cancel
Showing results for 
Search instead for 
Did you mean: 
Replies are disabled for this topic. Start a new one or visit our Help Center.

Two Wires to Aux/E on Honeywell. 7 Wires Total. Did I Buy the Wrong Nest Thermostat?

Jeff_Oregon
Community Member

Existing thermostat has seven wires.  Two wires (white and black) to Aux/E (not a separate Aux and separate E).  Five regular wires to R, Y, O/B, C & G.

Purchased the basic Nest; not the learning nor the E.  Six ports.

Heat pump with heat-strip backup.

Current system can turn on emergency heat, which runs strips but not the heat pump.  Auxiliary kicks the strips on to support the pump when the pump can't keep up.  Don't know which is the black wire and which is the white.

Is the basic nest capable of providing the current functionality?  I'm thinking not.

Would the learning nest provide the current functionality?

Thermostat Reduced2.jpg 

7 REPLIES 7

CoolingWizard
Platinum Product Expert
Platinum Product Expert

@Jeff_Oregon , your old thermostat combined Auxiliary Heat and emergency heat. You have to use a Nest Learning thermostat if you want to have Emergency heat capability. 

AC Cooling Wizard

NestPro, Google Pro, Mechanical Engineer and HVAC service company owner. If my answer solved your problem, click Recommend this Answer below, and If it helped you, please give a Kudo.

Thanks!  I presume I'll need to get into the wiring at the other end to confirm which wire is running which functionality?  Is there a typical standard color coding for auxiliary and emergency?

CoolingWizard
Platinum Product Expert
Platinum Product Expert

@Jeff_Oregon , the Thermostats that are heat pump smart, provide both Auxiliary Heat and Emergency Heat. The concept is the owner need an ability to turn on the electric heat strips manually. If for example, your heat pump system fails and needs service, you the home owner can turn on the electric heat while you wait for the HVAC service company to arrive.  By contrast, the auxiliary heat is under the control of the Thermostat or the Heat Pump Defrost Control Board.  In this case, if the heat pump goes into defrost mode, the auxiliary heat, if present, will be activated.   In a second example, of the thermostat sees that the heat pump is not keeping up, it will activate the auxiliary heat as a booster.  

AC Cooling Wizard

NestPro, Google Pro, Mechanical Engineer and HVAC service company owner. If my answer solved your problem, click Recommend this Answer below, and If it helped you, please give a Kudo.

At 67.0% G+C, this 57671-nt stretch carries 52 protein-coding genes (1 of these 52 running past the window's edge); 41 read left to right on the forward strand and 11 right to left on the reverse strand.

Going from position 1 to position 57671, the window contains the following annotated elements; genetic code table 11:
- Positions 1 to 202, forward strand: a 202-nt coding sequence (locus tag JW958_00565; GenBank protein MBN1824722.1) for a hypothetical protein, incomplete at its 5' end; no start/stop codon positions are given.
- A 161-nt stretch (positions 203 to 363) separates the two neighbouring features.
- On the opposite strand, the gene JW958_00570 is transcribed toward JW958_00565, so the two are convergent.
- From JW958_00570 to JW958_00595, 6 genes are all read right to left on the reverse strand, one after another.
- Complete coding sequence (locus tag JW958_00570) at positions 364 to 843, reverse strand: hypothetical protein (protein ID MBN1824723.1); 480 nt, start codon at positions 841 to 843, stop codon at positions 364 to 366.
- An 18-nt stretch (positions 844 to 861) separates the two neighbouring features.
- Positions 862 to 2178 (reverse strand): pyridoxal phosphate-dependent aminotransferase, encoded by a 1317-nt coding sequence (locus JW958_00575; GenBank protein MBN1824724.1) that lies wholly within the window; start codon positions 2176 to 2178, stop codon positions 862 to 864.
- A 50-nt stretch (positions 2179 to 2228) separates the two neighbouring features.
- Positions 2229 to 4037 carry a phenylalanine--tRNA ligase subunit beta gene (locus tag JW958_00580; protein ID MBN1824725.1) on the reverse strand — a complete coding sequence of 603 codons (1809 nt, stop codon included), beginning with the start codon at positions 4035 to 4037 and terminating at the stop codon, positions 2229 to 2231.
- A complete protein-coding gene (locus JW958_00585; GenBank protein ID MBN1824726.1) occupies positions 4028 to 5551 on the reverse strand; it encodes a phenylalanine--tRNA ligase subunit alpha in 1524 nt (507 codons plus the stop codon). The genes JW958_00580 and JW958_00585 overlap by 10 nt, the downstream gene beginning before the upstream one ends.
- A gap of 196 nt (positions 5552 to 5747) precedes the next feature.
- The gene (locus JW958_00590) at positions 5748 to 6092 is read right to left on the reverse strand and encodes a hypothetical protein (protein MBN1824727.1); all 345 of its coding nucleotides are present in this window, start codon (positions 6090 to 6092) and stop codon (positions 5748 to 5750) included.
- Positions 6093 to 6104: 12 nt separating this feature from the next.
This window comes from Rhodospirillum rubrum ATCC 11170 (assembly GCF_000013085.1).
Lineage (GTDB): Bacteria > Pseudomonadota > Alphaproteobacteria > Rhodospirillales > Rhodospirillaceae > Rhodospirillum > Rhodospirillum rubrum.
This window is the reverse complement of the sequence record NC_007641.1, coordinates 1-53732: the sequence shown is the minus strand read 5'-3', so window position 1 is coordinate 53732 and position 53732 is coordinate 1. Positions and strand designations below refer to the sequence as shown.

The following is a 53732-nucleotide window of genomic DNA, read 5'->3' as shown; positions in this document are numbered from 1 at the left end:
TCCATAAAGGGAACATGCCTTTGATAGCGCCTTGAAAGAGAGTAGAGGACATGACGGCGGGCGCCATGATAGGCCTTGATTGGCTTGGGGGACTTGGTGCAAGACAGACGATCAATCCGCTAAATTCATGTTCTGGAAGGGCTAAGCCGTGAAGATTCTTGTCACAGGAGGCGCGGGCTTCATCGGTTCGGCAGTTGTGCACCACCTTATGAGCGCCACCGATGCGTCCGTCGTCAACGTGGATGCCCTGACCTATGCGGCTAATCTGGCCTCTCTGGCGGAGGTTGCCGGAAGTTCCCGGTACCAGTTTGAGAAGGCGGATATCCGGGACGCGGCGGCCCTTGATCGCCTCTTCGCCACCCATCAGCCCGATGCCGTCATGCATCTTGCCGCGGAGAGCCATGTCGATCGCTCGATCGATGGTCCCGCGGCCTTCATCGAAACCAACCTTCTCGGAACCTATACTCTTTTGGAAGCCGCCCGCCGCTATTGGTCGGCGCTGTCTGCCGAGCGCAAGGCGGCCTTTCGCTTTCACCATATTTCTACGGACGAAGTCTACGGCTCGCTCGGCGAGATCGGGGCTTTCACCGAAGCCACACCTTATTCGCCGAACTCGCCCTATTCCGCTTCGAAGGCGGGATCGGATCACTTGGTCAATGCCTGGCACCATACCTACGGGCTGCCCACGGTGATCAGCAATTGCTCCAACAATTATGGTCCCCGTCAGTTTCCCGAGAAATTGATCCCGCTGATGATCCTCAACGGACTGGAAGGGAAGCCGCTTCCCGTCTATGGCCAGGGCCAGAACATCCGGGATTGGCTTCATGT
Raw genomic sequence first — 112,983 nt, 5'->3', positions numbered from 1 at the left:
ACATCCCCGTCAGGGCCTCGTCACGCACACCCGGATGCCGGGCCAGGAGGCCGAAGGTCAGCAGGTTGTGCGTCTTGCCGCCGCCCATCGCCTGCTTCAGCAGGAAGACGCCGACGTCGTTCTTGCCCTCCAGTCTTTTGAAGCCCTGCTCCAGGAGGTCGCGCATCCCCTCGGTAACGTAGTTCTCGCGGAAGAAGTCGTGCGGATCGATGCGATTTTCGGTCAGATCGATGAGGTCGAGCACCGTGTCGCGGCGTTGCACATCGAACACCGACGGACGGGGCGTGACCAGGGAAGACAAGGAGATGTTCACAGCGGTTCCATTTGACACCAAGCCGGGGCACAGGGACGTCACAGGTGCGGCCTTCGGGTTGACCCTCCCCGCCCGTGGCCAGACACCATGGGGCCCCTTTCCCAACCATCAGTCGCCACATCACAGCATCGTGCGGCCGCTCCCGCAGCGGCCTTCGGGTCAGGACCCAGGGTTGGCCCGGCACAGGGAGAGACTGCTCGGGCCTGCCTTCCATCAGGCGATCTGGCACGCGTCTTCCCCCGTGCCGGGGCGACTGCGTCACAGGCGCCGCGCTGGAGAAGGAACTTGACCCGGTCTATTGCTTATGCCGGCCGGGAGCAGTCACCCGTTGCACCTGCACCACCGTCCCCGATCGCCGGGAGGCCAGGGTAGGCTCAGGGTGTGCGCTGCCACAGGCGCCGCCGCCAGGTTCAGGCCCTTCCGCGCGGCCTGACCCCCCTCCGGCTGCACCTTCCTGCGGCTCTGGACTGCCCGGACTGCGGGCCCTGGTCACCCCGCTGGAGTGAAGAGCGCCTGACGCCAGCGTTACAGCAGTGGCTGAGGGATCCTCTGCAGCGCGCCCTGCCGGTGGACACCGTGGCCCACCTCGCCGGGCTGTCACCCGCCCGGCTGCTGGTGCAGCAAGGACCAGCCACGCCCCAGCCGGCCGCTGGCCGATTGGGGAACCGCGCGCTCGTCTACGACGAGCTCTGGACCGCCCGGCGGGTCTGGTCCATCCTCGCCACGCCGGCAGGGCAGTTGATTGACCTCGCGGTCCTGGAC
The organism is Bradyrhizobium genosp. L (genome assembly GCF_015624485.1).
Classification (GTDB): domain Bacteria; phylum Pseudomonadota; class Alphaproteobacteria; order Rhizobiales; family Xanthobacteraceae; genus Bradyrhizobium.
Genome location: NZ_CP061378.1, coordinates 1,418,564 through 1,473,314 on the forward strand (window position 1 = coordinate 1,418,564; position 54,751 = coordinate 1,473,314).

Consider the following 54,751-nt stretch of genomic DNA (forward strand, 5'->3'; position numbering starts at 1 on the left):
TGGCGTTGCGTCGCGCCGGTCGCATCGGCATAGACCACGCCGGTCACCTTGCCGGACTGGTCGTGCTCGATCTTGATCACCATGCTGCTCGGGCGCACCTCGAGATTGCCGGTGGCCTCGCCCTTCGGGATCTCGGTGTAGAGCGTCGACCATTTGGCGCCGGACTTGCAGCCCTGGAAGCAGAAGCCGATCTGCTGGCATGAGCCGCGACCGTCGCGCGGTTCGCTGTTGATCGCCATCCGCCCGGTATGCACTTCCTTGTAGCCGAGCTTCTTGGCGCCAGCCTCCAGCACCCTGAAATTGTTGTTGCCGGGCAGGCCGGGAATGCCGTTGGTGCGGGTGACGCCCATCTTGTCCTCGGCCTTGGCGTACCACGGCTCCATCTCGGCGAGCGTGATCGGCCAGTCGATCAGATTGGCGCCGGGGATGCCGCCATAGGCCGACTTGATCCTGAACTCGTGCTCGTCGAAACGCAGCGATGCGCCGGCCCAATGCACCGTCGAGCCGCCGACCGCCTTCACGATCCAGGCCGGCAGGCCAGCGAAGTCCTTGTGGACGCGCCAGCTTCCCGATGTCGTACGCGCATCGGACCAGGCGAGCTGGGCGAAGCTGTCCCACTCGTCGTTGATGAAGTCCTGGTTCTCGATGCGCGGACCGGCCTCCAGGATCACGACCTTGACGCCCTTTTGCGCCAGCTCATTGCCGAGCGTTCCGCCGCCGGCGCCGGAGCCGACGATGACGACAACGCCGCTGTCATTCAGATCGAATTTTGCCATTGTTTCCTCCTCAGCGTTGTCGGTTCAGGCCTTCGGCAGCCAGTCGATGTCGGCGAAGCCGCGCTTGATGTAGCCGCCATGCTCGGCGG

Jeff_Oregon
Community Member

Thanks so much.

 
I did a bit more investigating on how the Trane heat pump / air handler / existing Honeywell thermostat is wired.  Pics attached.
 
On the thermostat, both a black and white wire are attached to a single AUX/E terminal.
 
Both the black and white wires are connected to W2 in the air handler.  The white wire then continues and also connects to W1.  The black wire is only on W2.
 
If the AUX/E is energized, W2 and W1 would seem to be engaged just off the white wire.  Is the black wire needed? 
 
Appreciate guidance on which nest thermostat will work best with the system, as well as how to wire the black and white wires at the thermostat.  And if changes are needed at the air handler?
 
Thanks again!Handler.jpgThermostat Reduced2.jpg

EmersonB
Community Specialist
Community Specialist

Hello everyone,

 

@Jeff_Oregon, thanks for reaching out here in the Community. To know more about this issue, I’d like to confirm, where are you located? Were you able to buy the Nest Learning Thermostat? The NLT 3rd gen has 10 terminals that can accommodate the wires like your system. Let us know if you have more questions in mind.

 

I appreciate your response, CoolingWizard.

 

Regards,

Emerson

Jeff_Oregon
Community Member

Have an older Trane heat pump and intending to replace the Honeywell thermostat with a smart Nest.

Seven wires to the thermostat.  Five make sense (R, Y, C, O/B, G) but a white AND a black wire are on a single AUX/E terminal.

In the control box at the air handler, the white wire goes to W2 first, and then on to W1.  The black wire goes only to W2.  The control box is also used as a junction box, connecting same colored wires from thermostat to the control box and from the control box to the heat pump.

If AUX/E is energized it would seem to call for both W1 and W2 from the white wire.  What purpose does the black wire serve, since W2 is already energized off the white wire?  The current thermostat offers Auto, Cool, Heat, and Em Heat system options.

I understand the difference between auxiliary heat (with heat strips coming on in super cold conditions where the heat pump can't keep up) and emergency heat (with the heat pump shut off and relying solely on the heat strips).  And I want to keep those capabilities, and having that control from the thermostat and the app.

The system has worked fine for years, and I'm looking to simply add wifi control with the new thermostat.

Seems the basic Nest I bought won't work, and the learning Nest is needed?  And seems I may need to make dedicated connections between W1 in the thermostat to only W1 in the control box, and a dedicated connection between W2 in the learning thermostat and W2 in the control box?

Or is it time to hire a pro?

Thanks for your help and education!

Current Control Box WiringCurrent Control Box WiringCurrent Thermostat WiringCurrent Thermostat Wiring

Hello Jeff_Oregon,


I've duplicated your thread in the main one here. You’ll receive all updates on this issue on the main thread, and we recommend updating and checking this thread when needed.

 

Regards,

Mark